10. Elisabeth Wilkins, EP Editor Report

    Dear Me too: I’m with you — I always feel so horrible after I lose it. I usually apologize to my son for yelling at some point afterwards, and that is often a good time to talk about “what he could do differently next time.” (And sometimes he even asks me: “Mom, what could *you* do instead of yelling? LOL. Not a bad question, though!)

    Reply
  11. Elisabeth Wilkins, EP Editor Report

    Dear Marie: It is hard, isn’t it, when kids don’t listen. It seems so easy to us as parents — I mean, what’s so difficult about getting ready and getting out the door, right? (In my case, I have to admit that what really irks me the most are the traits my son and I share. As a kid, I was also a real dawdler.) The fact that you’re here asking questions shows what a caring mom you are. I think if you stick to your guns and start using some consequences for the dawdling, her behavior will improve.

    Here’s an article on dawdling kids that might be helpful for you. (I’m going to reread it now myself! ๐Ÿ™‚ )

    http://www.empoweringparents.com/Chronically-Late-Kids-Let-Them-Pay-the-Price.php

    Hang in there!

    Reply
  12. MeToo Report

    Yes, I go through this with my 9 year old as well. In fact…just this morning. Sometimes I am calm but this morning I blew up. I felt horrible. We do discuss him trying to be helpful but it just doesn’t stick. Hopefully one day!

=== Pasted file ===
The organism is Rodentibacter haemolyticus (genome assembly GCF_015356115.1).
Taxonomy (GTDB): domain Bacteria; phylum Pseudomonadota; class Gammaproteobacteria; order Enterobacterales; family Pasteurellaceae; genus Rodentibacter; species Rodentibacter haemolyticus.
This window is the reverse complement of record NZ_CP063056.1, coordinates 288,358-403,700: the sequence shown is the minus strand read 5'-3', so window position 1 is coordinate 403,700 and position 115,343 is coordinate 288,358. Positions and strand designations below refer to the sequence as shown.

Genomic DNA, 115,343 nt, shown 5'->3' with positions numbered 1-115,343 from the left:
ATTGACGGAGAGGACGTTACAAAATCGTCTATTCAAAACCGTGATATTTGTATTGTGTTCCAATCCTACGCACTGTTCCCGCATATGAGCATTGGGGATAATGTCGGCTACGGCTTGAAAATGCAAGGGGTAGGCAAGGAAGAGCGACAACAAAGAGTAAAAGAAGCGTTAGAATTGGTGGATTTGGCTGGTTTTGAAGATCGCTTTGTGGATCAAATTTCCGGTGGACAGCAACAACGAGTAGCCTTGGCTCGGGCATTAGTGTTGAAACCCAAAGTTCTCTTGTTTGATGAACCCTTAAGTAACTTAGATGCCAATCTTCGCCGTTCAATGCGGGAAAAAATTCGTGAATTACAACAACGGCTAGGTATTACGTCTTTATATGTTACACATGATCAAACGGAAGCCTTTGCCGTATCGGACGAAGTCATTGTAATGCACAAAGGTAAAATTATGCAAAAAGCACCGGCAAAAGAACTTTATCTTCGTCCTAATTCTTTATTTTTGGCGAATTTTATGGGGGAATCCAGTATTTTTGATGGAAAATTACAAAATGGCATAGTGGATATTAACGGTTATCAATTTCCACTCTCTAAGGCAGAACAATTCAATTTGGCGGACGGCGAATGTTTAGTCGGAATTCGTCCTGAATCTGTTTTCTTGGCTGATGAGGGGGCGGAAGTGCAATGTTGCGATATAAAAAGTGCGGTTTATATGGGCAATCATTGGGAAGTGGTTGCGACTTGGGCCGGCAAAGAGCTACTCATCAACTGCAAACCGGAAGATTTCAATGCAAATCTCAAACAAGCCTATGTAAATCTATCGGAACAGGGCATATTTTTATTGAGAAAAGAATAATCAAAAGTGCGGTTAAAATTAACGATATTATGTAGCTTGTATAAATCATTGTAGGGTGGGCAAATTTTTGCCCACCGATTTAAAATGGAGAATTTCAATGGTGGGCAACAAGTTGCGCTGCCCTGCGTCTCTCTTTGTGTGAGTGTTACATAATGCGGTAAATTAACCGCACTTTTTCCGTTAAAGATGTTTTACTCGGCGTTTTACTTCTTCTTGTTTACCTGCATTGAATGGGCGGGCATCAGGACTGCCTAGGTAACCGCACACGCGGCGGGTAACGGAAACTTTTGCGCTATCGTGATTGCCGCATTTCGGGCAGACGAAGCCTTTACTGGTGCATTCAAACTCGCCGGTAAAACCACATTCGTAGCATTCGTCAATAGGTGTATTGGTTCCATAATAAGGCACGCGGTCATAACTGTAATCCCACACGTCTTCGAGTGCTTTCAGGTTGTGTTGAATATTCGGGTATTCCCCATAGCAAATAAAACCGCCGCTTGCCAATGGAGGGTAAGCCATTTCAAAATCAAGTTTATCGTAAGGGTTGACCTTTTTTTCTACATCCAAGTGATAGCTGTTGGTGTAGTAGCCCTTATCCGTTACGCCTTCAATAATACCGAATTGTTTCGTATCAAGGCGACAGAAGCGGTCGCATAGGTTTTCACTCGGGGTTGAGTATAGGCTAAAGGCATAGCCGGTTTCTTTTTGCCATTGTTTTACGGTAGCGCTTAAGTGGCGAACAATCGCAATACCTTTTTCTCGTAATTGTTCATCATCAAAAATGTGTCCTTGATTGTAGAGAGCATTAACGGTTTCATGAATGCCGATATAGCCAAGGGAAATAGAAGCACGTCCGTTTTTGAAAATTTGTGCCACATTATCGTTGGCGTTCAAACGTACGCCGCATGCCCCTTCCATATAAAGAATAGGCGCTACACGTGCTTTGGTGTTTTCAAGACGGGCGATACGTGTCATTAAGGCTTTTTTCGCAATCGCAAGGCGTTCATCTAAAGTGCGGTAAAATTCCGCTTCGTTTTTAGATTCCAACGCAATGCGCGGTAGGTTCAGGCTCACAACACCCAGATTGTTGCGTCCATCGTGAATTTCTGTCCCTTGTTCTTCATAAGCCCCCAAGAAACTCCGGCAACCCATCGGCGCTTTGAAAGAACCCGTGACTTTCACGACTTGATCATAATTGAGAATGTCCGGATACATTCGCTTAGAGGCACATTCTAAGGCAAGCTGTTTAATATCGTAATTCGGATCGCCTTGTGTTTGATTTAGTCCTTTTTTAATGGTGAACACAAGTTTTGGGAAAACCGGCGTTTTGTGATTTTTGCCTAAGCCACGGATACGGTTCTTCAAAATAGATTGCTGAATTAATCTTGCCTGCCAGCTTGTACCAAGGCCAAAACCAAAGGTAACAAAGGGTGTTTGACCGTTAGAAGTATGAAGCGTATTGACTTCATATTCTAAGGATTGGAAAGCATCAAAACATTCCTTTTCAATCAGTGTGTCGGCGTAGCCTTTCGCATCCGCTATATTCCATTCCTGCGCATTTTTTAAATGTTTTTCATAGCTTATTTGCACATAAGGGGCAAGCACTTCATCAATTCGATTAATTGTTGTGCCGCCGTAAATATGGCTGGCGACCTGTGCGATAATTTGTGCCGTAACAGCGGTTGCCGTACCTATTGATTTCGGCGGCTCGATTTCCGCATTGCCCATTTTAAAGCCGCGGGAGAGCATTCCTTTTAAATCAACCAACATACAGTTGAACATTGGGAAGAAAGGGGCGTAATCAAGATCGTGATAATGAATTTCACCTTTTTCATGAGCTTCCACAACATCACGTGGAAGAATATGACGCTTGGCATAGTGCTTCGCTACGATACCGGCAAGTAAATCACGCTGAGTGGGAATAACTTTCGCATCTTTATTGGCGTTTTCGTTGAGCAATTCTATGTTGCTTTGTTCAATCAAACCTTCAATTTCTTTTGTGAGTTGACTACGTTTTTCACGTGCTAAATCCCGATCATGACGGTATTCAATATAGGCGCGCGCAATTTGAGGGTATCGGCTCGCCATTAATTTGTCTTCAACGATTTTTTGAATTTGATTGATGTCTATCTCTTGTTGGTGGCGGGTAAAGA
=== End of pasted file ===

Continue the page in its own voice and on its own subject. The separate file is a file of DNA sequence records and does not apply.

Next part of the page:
Reply
  13. Kemuel Ronis Report

    LIke a lot of parenting anecdotes, it is serious when it is unfolding and funny when you re-tell it. With little kids it is often useful to find out what is going on in their heads. I loved your son’s line, “I wasn’t thinking about anything like that.”

    Your description of the oriental rug knots made me laugh and smile…brought back memories of when my kids were little-

    Your advice to be calm is probably the first rule of parenting.

    Reply
  14. Jen Report

    prior to camp today and just about every school day, my 9 year old girl does not stay on task, and then the frantic scenario begins as you described. once again i find myself in a state of anger and exasperation. can i compel her to change? granted, she is the daydreamer, the one who doesn’t “hear” you, and won’t (can’t?) answer questions posed the first time. i hear daydreaming can be a good thing, but it seems to get in the way too much. should i just accept this personality trait and always plan an extra 15 minutes for departures? are there any media you could recommend on this issue?

    Reply
  15. Marie McMullen Report

    wow, do totally understand how you feel.
    there is so much going on in my life with my daugther and i feel that we are on the same page. My daughter drives me crazy at times, because i don’t feel that she ever thinks about the choices she makes or what could come from on choice? Trust when i say that i’ve been at the edge of losing my mind because she struggles with following direction. I wish there was a miracle but i know that things will not always be the way i want or would like it to be but in a pefect world everything would be fine.

    Reply